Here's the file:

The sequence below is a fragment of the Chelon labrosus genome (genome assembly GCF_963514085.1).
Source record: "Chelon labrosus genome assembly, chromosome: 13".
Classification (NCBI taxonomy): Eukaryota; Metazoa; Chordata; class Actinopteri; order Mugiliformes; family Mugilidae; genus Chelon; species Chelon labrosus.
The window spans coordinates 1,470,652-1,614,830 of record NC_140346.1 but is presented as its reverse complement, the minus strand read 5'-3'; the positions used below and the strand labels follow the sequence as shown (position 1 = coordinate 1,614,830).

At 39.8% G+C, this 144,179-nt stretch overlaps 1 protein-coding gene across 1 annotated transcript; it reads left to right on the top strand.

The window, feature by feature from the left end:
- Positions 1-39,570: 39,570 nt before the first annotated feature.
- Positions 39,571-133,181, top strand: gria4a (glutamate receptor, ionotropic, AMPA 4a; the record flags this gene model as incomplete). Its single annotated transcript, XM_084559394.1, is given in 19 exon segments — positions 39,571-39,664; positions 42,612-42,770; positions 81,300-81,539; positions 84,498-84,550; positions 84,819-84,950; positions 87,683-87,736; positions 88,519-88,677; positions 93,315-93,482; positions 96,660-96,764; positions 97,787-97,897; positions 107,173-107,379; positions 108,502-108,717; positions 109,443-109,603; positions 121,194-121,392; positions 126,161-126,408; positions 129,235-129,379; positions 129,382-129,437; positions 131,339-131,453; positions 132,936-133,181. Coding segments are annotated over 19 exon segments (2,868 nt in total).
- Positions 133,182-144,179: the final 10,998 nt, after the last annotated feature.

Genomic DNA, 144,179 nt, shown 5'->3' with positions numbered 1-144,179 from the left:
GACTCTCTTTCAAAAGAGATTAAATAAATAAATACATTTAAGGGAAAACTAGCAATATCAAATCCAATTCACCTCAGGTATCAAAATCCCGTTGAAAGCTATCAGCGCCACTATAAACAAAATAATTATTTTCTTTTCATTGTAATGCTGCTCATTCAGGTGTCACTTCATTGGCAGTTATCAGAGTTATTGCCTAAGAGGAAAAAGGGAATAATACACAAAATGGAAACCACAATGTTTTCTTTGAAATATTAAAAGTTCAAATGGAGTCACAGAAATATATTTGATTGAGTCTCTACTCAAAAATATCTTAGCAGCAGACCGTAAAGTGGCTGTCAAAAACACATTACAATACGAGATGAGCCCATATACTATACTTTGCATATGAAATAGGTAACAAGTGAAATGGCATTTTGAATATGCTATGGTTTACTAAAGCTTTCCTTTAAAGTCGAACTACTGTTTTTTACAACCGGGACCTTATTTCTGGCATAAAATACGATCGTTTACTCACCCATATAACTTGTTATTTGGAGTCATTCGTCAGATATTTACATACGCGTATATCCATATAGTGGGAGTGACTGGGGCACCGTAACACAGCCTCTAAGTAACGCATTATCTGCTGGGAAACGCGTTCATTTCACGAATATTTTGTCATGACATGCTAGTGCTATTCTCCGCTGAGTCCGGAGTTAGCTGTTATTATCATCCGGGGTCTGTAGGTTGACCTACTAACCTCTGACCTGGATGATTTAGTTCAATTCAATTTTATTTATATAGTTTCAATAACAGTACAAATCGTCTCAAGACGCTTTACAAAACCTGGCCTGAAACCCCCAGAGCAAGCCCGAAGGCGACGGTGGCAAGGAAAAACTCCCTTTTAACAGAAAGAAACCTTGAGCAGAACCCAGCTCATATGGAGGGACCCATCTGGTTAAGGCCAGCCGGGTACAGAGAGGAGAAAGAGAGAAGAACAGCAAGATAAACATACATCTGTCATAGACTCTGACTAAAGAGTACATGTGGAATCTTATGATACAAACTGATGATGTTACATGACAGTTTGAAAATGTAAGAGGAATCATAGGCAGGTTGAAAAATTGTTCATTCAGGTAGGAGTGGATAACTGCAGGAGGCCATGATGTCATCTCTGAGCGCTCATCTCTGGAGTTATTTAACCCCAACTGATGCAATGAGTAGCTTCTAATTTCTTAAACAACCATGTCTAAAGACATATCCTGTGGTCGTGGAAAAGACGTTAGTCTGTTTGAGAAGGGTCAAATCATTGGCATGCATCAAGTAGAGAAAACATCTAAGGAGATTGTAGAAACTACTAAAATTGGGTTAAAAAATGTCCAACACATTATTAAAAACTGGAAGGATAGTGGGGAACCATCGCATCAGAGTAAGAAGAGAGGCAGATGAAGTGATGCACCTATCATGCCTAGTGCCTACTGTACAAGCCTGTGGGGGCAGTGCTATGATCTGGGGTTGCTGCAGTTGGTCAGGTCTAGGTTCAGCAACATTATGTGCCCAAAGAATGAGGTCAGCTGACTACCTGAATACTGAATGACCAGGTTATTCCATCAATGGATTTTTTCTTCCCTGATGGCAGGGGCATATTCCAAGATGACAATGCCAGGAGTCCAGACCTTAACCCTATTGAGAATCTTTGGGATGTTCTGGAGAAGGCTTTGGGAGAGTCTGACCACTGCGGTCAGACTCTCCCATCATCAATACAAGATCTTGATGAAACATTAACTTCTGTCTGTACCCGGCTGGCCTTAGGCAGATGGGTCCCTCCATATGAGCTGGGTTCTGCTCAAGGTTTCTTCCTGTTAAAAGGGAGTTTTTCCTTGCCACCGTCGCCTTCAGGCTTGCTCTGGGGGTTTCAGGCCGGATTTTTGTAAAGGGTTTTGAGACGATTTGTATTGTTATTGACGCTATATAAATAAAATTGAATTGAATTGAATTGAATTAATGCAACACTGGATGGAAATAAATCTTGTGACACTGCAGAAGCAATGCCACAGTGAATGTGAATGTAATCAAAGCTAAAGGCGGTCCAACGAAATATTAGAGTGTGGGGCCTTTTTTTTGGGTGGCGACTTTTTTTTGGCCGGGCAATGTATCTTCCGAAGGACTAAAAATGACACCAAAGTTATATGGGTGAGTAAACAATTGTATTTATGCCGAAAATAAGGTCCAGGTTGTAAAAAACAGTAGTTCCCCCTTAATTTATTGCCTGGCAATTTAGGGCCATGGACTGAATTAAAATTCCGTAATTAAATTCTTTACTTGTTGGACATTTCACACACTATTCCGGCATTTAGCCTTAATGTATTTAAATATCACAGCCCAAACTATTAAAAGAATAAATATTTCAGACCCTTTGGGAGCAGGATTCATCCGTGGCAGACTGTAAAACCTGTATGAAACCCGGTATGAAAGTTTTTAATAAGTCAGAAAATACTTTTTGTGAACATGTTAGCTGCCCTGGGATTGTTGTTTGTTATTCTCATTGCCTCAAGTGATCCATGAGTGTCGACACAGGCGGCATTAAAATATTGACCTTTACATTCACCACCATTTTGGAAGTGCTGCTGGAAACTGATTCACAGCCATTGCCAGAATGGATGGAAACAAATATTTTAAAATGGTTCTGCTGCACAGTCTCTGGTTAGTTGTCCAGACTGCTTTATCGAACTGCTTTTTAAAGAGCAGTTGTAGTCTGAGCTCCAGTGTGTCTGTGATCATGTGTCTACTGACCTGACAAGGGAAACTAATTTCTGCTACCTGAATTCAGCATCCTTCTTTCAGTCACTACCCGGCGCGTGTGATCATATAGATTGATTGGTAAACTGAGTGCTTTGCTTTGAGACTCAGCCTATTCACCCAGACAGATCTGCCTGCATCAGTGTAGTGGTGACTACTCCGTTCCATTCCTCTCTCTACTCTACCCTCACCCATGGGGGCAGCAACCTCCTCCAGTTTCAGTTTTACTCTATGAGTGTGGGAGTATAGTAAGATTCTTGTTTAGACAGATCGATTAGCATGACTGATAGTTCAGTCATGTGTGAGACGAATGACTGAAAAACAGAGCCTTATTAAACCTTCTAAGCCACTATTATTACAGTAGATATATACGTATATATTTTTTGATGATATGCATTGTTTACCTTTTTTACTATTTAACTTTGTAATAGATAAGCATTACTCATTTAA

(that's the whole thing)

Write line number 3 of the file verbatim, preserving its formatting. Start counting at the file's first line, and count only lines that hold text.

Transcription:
Classification (NCBI taxonomy): Eukaryota; Metazoa; Chordata; class Actinopteri; order Mugiliformes; family Mugilidae; genus Chelon; species Chelon labrosus.